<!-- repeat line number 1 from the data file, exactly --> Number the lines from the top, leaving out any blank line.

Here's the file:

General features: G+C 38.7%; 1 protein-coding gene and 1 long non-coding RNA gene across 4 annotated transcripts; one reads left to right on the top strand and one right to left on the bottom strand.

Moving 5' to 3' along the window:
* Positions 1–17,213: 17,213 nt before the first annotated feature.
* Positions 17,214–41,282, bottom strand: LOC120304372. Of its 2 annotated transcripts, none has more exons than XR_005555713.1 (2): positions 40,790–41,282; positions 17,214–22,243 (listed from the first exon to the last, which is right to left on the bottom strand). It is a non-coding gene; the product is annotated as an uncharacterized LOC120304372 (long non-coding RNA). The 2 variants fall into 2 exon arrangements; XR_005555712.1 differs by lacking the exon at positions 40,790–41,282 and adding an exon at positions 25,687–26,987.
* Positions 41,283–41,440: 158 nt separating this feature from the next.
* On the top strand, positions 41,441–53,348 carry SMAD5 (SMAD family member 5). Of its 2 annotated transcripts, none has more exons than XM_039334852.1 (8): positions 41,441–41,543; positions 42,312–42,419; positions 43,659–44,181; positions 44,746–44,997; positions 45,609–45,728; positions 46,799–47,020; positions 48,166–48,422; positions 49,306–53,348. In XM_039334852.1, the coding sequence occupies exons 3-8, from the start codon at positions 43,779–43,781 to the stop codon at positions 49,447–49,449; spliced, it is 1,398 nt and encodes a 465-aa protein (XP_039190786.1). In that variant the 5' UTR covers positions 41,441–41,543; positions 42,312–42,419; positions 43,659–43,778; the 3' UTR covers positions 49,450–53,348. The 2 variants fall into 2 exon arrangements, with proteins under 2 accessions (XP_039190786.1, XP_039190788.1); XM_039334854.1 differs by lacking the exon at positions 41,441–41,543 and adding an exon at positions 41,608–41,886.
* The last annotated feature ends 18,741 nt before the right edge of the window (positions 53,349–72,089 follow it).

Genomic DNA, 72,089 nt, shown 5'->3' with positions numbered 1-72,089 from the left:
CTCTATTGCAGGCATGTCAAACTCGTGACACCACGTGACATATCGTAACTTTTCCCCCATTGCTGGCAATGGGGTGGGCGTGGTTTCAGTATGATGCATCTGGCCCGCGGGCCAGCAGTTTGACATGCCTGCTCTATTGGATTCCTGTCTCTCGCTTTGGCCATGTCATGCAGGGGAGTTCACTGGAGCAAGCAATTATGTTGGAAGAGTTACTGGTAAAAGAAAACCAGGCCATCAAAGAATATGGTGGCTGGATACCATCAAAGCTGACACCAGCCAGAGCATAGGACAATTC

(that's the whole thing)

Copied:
General features: G+C 38.7%; 1 protein-coding gene and 1 long non-coding RNA gene across 4 annotated transcripts; one reads left to right on the top strand and one right to left on the bottom strand.